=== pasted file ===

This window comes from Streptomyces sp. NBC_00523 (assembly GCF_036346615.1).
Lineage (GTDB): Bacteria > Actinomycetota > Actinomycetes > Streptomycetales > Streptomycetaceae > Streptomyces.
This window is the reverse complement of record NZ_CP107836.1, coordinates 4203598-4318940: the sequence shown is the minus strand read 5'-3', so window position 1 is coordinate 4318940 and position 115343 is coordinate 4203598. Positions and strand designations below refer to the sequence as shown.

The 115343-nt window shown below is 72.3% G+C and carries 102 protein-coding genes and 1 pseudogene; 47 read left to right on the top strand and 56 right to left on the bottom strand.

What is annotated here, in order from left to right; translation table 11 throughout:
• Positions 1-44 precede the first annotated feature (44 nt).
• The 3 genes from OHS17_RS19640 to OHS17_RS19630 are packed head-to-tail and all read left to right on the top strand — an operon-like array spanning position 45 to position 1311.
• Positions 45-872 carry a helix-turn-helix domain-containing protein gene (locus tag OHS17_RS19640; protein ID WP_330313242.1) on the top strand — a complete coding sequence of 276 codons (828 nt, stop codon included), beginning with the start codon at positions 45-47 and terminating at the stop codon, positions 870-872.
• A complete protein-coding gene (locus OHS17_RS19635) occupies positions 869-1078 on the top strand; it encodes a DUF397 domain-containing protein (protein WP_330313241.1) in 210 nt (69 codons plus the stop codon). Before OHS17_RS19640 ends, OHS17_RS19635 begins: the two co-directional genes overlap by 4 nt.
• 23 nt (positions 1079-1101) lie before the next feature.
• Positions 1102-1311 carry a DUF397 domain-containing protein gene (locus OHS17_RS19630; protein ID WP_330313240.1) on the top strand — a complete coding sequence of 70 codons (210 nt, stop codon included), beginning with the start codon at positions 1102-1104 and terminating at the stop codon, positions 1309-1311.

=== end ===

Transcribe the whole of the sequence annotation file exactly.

This window comes from Streptomyces sp. NBC_00523 (assembly GCF_036346615.1).
Lineage (GTDB): Bacteria > Actinomycetota > Actinomycetes > Streptomycetales > Streptomycetaceae > Streptomyces.
This window is the reverse complement of record NZ_CP107836.1, coordinates 4203598-4318940: the sequence shown is the minus strand read 5'-3', so window position 1 is coordinate 4318940 and position 115343 is coordinate 4203598. Positions and strand designations below refer to the sequence as shown.

The 115343-nt window shown below is 72.3% G+C and carries 102 protein-coding genes and 1 pseudogene; 47 read left to right on the top strand and 56 right to left on the bottom strand.

What is annotated here, in order from left to right; translation table 11 throughout:
• Positions 1-44 precede the first annotated feature (44 nt).
• The 3 genes from OHS17_RS19640 to OHS17_RS19630 are packed head-to-tail and all read left to right on the top strand — an operon-like array spanning position 45 to position 1311.
• Positions 45-872 carry a helix-turn-helix domain-containing protein gene (locus tag OHS17_RS19640; protein ID WP_330313242.1) on the top strand — a complete coding sequence of 276 codons (828 nt, stop codon included), beginning with the start codon at positions 45-47 and terminating at the stop codon, positions 870-872.
• A complete protein-coding gene (locus OHS17_RS19635) occupies positions 869-1078 on the top strand; it encodes a DUF397 domain-containing protein (protein WP_330313241.1) in 210 nt (69 codons plus the stop codon). Before OHS17_RS19640 ends, OHS17_RS19635 begins: the two co-directional genes overlap by 4 nt.
• 23 nt (positions 1079-1101) lie before the next feature.
• Positions 1102-1311 carry a DUF397 domain-containing protein gene (locus OHS17_RS19630; protein ID WP_330313240.1) on the top strand — a complete coding sequence of 70 codons (210 nt, stop codon included), beginning with the start codon at positions 1102-1104 and terminating at the stop codon, positions 1309-1311.